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401(k) millionaires hit record in second quarter, Fidelity says

401(k) millionaires hit record in second quarter, Fidelity says


401(k) millionaires hit record in second quarter, Fidelity says


The ranks of 401(k) and IRA millionaires again hit a record high in the second quarter at Fidelity Investments after stocks fully recovered from their losses suffered at the end of 2018.

The number of investors with at least $1 million in their 401(k) accounts rose to 196,000 at the end of the second quarter, up from 180,000 the previous quarter and surpassing the previous record of 187,400 reached in the third quarter of 2018, according to Fidelity.

The tally of IRA millionaires increased to 179,700 from 168,100 in the first quarter. The prior high was 170,400, also achieved in the third quarter of last year. Short for individual retirement account, an IRA is a tax-deferred personal retirement plan sponsored by the government.

That’s not all the milestones, either, according to Fidelity’s report released Wednesday. Contribution rates and increases also hit record levels.

Retirement balances

Average account balances also got a boost in the second quarter but fell short of setting records.

The average 401(k) account balance was $106,000, up 2% from $103,700 in the previous quarter and $500 short of the record high of $106,500 at the end of the third quarter.

The average IRA balance increased 3% to $110,400 in the second quarter from $107,100 in the previous quarter. It reached a high of $111,000 in the third quarter of 2018.

The increases in the latest three-month period reflect some of the gains in stocks during the quarter. The Dow Jones Industrial Average edged up 2.6% during the second quarter, while the Standard & Poor’s 500 index rose 3.8%.

Long-term gains

The balances also include a wide range of investors, some who are close to retirement and others who are just starting out.

The average doesn’t illustrate how gains can compound over time. It’s better to look at those with have been saving in the same accounts over 10 years.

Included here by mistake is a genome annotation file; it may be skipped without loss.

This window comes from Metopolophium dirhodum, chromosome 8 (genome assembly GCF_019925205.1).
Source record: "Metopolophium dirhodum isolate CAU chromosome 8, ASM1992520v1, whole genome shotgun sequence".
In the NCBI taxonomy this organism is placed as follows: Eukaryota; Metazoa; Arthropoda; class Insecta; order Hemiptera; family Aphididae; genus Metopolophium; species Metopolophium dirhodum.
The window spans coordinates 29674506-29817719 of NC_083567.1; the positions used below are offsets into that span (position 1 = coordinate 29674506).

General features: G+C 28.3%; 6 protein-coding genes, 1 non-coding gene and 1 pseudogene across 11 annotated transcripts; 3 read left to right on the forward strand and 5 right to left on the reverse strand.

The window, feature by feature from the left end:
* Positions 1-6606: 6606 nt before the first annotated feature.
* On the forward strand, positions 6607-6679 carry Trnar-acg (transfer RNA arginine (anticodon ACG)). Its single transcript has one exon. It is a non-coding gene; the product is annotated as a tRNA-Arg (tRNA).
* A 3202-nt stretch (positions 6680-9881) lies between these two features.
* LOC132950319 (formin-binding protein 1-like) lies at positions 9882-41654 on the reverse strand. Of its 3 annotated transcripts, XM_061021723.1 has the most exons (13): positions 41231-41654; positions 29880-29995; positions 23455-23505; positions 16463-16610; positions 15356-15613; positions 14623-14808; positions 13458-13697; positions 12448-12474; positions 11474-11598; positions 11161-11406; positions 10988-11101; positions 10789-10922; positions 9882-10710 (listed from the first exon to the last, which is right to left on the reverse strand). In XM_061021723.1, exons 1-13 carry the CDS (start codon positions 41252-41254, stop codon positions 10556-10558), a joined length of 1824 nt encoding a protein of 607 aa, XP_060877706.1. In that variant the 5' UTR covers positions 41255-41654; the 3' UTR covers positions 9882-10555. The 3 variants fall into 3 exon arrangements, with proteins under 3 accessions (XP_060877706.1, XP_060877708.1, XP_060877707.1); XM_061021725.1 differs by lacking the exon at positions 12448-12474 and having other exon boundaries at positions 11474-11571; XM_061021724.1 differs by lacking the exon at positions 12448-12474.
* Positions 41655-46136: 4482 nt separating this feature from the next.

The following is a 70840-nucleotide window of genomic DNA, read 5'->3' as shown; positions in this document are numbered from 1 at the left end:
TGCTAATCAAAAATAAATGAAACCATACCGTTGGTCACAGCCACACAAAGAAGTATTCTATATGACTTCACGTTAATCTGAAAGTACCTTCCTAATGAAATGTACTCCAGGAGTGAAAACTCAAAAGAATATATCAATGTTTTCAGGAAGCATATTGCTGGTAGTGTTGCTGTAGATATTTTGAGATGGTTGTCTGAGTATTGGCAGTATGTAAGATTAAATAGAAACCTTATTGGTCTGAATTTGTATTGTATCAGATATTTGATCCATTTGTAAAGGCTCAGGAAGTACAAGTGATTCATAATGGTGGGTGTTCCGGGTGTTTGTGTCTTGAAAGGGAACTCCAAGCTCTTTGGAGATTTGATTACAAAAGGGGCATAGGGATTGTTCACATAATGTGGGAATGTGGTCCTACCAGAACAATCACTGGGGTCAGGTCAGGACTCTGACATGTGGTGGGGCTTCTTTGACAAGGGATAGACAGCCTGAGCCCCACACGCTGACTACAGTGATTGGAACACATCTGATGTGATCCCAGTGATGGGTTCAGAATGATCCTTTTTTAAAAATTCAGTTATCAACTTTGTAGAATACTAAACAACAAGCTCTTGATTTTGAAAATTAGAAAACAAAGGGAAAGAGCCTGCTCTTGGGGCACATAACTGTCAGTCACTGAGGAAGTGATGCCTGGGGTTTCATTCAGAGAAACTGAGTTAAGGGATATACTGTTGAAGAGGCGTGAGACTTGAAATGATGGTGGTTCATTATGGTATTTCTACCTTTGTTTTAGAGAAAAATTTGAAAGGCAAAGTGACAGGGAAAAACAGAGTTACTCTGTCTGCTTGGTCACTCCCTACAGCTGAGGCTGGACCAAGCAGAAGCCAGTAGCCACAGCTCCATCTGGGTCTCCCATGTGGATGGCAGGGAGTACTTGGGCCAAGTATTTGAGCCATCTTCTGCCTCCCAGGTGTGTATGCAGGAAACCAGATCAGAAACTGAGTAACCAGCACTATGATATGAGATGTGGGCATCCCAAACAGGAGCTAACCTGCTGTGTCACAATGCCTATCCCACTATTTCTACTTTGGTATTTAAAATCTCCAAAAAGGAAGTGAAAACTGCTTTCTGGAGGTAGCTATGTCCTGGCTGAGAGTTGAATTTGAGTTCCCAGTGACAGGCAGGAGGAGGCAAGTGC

Those decade-long savers have an average balance of $305,900, up 411% from $59,900 in the second quarter of 2009. Of that increase, about 38% was due to continued contributions – which may include a company match – while about 62% was because of market performance, Fidelity found.

Employers kicking in

Another factor helping Americans boost their retirement savings? Their employers. More than a third of employers now auto-enroll new employees into the company 401(k) plan, more than doubling in the last 10 years.

More are auto-enrolling at higher contribution rates as well. One in five employers set the default contribution rate at 6% or higher. About 44% set the default rate at just 3%, the most common setting but down from 60% from 2009.

“Many employers anchored on to that point, but it’s not really enough to fund retirement, even with a 3% match,” said Katie Taylor, vice president of thought leadership at Fidelity.

Fidelity recommends workers put away 15% – including company matches – during their working years to save enough for retirement.

Worker contributions

Employees also are helping themselves.

Almost a third upped their contribution rate in the second quarter, the highest amount ever. Two in five increased their rate themselves, while the remaining three in five benefited from automatic annual increases they sign up for.

The average percentage that employees contributed to their 401(k) accounts increased to 8.8%, a record high and a full percentage point more than 10 years ago. Employers who matched contributions kicked in 4.7% on average.

Taylor noted that adding the average employee contribution of 8.8% with the average employer contribution of 4.7%, you get a 13.5% contribution rate.

“For the first time ever, we’re getting really, really close to that 15% rate that Fidelity recommends,” Taylor said.


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